Institute for Molecular Bioscience, University of Queensland
Identification of the antibacterial mechanism of action of synthetic CBD
I am a 2nd year microbiology Global Challenges PhD scholar using genetics to understand how Cannabidiol (CBD) kills some antibiotic resistant bacteria. This will help in the development of CBD as a new antibiotic in the fight against antibiotic resistant bacteria and to potentially create CBD analogues with improved activity. I aim to achieve this by evaluating what genetics variants are induced by CBD treatment and what effects CBD has on the gene expression profile of the bacteria treated with sublethal concentrations of CBD. Additionally, I will evaluate the effects that CBD has on cell morphology (shape/structure) and where it is found in the cell through microscopy.
Antimicrobial resistance (AMR) is a global health and development threat. The frequency and incidence rate of antimicrobial resistant infections is constantly rising. The World Health Organisation has declared that AMR is one of the top 10 global public health threats. Each year an estimated 5 million people die with an AMR infection, a number greater than the number of deaths from HIV/AIDS and malaria combined.
Without effective antimicrobials, the success of modern medicine in treating infections, including during major surgery and cancer chemotherapy, would be at increased risk. If we do not discover new and effective therapeutics it is estimated that globally 10 million people will die per year by 2050 due to antibiotic resistant infections.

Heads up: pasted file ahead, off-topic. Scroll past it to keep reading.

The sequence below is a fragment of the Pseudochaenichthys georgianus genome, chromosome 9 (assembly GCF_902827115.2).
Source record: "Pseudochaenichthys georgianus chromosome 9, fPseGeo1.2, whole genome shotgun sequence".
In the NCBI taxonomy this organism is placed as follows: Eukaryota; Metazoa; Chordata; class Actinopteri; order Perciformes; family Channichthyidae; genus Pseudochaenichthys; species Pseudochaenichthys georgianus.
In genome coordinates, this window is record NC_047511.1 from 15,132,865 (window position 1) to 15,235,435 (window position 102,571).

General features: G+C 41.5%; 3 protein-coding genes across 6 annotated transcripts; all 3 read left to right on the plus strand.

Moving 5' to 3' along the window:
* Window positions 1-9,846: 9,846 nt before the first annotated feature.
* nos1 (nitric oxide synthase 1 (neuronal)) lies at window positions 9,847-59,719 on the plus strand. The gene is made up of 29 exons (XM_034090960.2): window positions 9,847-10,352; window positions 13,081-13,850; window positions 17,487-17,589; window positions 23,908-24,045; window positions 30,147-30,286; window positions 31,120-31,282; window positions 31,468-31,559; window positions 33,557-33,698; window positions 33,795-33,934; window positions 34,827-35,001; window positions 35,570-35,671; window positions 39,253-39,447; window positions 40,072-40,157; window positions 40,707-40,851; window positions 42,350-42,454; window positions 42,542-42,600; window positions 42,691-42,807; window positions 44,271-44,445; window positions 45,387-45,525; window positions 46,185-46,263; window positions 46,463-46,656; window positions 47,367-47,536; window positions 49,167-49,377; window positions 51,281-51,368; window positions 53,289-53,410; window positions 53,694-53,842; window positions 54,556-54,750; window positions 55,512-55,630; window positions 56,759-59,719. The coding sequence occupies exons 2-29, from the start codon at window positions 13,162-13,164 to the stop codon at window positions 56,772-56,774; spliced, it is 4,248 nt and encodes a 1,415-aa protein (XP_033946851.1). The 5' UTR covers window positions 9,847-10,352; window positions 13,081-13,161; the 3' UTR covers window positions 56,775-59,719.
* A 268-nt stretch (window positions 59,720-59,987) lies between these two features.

In addition to death and disability, prolonged illness results in longer hospital stays, the need for more expensive medicines and financial challenges for those affected. Research into new treatments for antimicrobial-resistant bacteria can help to preserve the effectiveness of existing antibiotics. By developing new therapies that can treat resistant infections without relying on traditional antibiotics, researchers can help to reduce the overuse and misuse of antibiotics, which is a major driver of antimicrobial resistance. This can help to ensure that antibiotics remain effective for future generations and can continue to be used to treat common infections.
Developing new therapeutics will benefit people of all ages, especially the immunocompromised and the elderly. Furthermore, by having effective therapeutics against these resistant infections, the burden on hospitals will be reduced, as the number of hospitalisations due to AMR infections will decrease.
Developing new treatments for antimicrobial-resistant bacteria can also have significant economic benefits for Queensland. By creating new drugs that can treat resistant infections, researchers can create new opportunities for Queensland-based pharmaceutical and biotech companies, which can generate jobs and revenue for the state.
In addition, by collaborating with other researchers and institutions around the world, Queensland-based researchers can contribute to a broader understanding of the issue and help to develop effective solutions that can benefit people worldwide. This will have the effect of boosting the research image of Queensland globally.
I was born in Poland in the early 90s, when Poland had just regained its independence from the communist era. I moved to Australia when I was 9 years old without any English and not a great knowledge of life “at the end of the world”.